Vienna Lager Brew Day: Semi Short-and-Shoddy

November 18, 2017 9:30 am Published by Leave your thoughts

As soon as I finished my fermentation chamber, I knew that I HAD to brew a lager. My WiFi temperature controller project is also up and running! I’ve kept away from lagers simply because I haven’t had a place to ferment them cool. And with my job I’m not really around enough to babysit the temperature controller when it’s time for the diacetyl rest and the cold crash.

Finally, have my WiFi temperature controller up and running, so I’m able to control my temperatures from anywhere in the world. I also ordered and received a Tilt Hydrometer, which transmits the gravity and temperature of my fermenting beer in real time! Fermentation temperature can be viewed online and then I can change the temperature accordingly from across the country.

I also wanted to give the “short and shoddy” brewing process a try that I’ve been hearing and reading about from the guys over at brulosophy.com. So, for this batch I tried a 30 minute mash and a 45 minute boil. The Brulosophy guys seem to be going with 20 minute mashes and boils, but I’m still a little skeptical about cutting the times down that much.

My big mistake was that I decided to go with the short and shoddy process after  I had gone to get my ingredients, so the lower efficiency really shined through. I missed my original gravity by about 11 points. But if you feel like brewing a tasty SESSION Vienna Lager, then I think this recipe may be for you!

“Short and Shoddy” Session Vienna Lager

Numbers

——————-

Estimated OG: 1.054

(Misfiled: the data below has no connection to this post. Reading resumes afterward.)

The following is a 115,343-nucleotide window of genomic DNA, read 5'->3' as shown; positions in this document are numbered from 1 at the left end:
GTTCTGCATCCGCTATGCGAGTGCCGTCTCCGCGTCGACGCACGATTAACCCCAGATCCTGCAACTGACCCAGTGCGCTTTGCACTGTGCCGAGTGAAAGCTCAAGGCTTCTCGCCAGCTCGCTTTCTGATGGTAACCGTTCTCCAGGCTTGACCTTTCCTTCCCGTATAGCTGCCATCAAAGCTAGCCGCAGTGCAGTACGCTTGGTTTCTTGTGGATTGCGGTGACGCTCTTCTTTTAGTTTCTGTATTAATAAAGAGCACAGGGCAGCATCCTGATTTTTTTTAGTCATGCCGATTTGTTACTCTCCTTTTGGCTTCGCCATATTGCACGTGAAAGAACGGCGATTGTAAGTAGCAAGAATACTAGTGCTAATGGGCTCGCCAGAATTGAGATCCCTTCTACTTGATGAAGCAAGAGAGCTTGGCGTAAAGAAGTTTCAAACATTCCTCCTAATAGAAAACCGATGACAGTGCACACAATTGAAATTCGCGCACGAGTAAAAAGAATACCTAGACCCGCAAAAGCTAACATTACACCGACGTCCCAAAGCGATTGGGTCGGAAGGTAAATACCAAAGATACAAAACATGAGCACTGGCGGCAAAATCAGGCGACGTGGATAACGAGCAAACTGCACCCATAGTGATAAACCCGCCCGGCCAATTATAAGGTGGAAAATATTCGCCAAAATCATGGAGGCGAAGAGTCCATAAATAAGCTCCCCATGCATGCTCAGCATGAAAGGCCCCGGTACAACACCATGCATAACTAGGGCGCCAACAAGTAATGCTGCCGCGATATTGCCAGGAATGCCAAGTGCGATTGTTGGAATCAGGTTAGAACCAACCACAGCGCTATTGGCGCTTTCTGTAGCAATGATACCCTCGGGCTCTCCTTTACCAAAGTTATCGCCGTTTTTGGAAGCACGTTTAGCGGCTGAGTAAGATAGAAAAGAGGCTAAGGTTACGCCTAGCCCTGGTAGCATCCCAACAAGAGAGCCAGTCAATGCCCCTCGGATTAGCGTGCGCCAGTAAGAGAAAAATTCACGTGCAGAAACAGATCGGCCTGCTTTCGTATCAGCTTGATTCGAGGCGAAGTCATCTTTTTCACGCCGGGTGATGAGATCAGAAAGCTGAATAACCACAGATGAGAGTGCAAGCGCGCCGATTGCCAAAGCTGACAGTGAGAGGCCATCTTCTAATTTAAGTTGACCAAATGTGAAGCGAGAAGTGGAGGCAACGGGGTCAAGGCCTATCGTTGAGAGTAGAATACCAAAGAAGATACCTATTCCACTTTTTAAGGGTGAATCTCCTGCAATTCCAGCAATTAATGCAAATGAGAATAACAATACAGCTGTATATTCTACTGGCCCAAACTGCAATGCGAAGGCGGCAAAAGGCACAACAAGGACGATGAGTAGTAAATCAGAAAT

Estimated FG: 1.013

Actual OG: 1.043

Actual FG: 1.012

ABV: 4.2%

 

Grain

——————-

3.5 lb Vienna

2 lb Pale Two-Row

1 lb Flaked Corn

5 oz Crystal 40L

 

Hops

——————-

1 oz Mt. Hood at 45 minutes

 

Yeast

——————-

WLP940 – Mexican Lager

I went with a 600 ml 24 hour starter of 1.030 starter wort. I used the SNS method in a mason jar.

 

Water

——————-

HEB Spring Water

1 gram lactic acid

.5 gram salt

2.0 grams gypsum

Profile:

Ca: 28
Mg: 0
Na: 9
Hardness: 72

 

Mash

——————-

Full boil volume at 154 for 30 minutes

 

Boil

——————-

45 minutes

 

Brew Day Notes

11/6/17

Brew day began around 10 AM. The goal for the day was to do my first attempt at a lager and also the “short and shoddy” brewing process. Mainly, I wanted to speed up my brew day and make less of a mess. I mashed in with my full boil volume of 4.5 gallons of water. Added 2 grams of gypsum, .5 grams of salt and one gram by weight of lactic acid. Set the timer for a 30 minute mash and a quick rise to 168 for a “mash out”. When I bought the grain bill, I hadn’t changed my mash and boil times in BeerSmith. My gravity was about 10 points low after the boil (which I lengthened to 45 minutes from 30). I will lower the efficiency in BeerSmith to 60% for my next quick brew day. More grain! Cooling was very quick and easy. I actually cooled below pitching temp and waited for it to warm back up before pitching around 2 PM. I took my time with clean up and finished around 3 PM.

The temperature controller is running great and the TILT seems to be very accurate. Diacetyl rest will be around 1.018 – 1.020 gravity and then transfer to crash in a secondary. Just to get the TILT out and turned off. Those batteries aren’t cheap.

11/14/17

TILT hydrometer is kicking ass. Sending updates every 30 minutes. I haven’t pulled a sample to compare to a hydrometer, but based on the fermentation schedule, the gravity is on track at 1.016. Showing 68% attenuation. Ramped slowly to 64 degrees F starting at about 1.020, which was 4 days into fermentation. Will crash when the SG stays solid for 2-3 days. Temp controller is working well as well.

11/16/17

Transferred to my 3 gallon PET carboy. This carboy was used to fruit a sour beer, but hopefully I got it properly sanitized. We’ll see if plastic DOES, in fact need to be kept separate. Placed in the fermentation chamber and crashed to 33 F. Finished SG was 1.012. TILT hydrometer was dead-on compared to a hydrometer reading. 72% attenuation and 4% ABV.

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This post was written by SmallBatchBru

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